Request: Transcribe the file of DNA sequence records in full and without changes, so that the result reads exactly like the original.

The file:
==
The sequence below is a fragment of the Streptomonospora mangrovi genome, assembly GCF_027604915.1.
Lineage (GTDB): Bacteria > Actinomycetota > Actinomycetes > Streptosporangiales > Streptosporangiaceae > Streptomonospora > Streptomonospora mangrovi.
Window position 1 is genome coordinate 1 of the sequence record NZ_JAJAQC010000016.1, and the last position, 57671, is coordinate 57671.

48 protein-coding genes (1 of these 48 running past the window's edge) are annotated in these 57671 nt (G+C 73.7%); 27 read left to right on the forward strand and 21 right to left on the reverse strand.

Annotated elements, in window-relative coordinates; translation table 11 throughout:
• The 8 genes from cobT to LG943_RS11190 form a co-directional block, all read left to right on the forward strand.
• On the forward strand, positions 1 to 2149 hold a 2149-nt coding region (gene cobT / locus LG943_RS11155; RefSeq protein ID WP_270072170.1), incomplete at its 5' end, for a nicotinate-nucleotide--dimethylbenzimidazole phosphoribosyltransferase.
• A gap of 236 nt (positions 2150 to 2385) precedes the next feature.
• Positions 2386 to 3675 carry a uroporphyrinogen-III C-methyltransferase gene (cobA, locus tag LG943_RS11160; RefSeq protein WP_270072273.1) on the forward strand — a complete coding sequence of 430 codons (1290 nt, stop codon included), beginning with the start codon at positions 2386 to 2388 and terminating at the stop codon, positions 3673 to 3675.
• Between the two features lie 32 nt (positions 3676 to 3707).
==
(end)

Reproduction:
The sequence below is a fragment of the Streptomonospora mangrovi genome, assembly GCF_027604915.1.
Lineage (GTDB): Bacteria > Actinomycetota > Actinomycetes > Streptosporangiales > Streptosporangiaceae > Streptomonospora > Streptomonospora mangrovi.
Window position 1 is genome coordinate 1 of the sequence record NZ_JAJAQC010000016.1, and the last position, 57671, is coordinate 57671.

48 protein-coding genes (1 of these 48 running past the window's edge) are annotated in these 57671 nt (G+C 73.7%); 27 read left to right on the forward strand and 21 right to left on the reverse strand.

Annotated elements, in window-relative coordinates; translation table 11 throughout:
• The 8 genes from cobT to LG943_RS11190 form a co-directional block, all read left to right on the forward strand.
• On the forward strand, positions 1 to 2149 hold a 2149-nt coding region (gene cobT / locus LG943_RS11155; RefSeq protein ID WP_270072170.1), incomplete at its 5' end, for a nicotinate-nucleotide--dimethylbenzimidazole phosphoribosyltransferase.
• A gap of 236 nt (positions 2150 to 2385) precedes the next feature.
• Positions 2386 to 3675 carry a uroporphyrinogen-III C-methyltransferase gene (cobA, locus tag LG943_RS11160; RefSeq protein WP_270072273.1) on the forward strand — a complete coding sequence of 430 codons (1290 nt, stop codon included), beginning with the start codon at positions 2386 to 2388 and terminating at the stop codon, positions 3673 to 3675.
• Between the two features lie 32 nt (positions 3676 to 3707).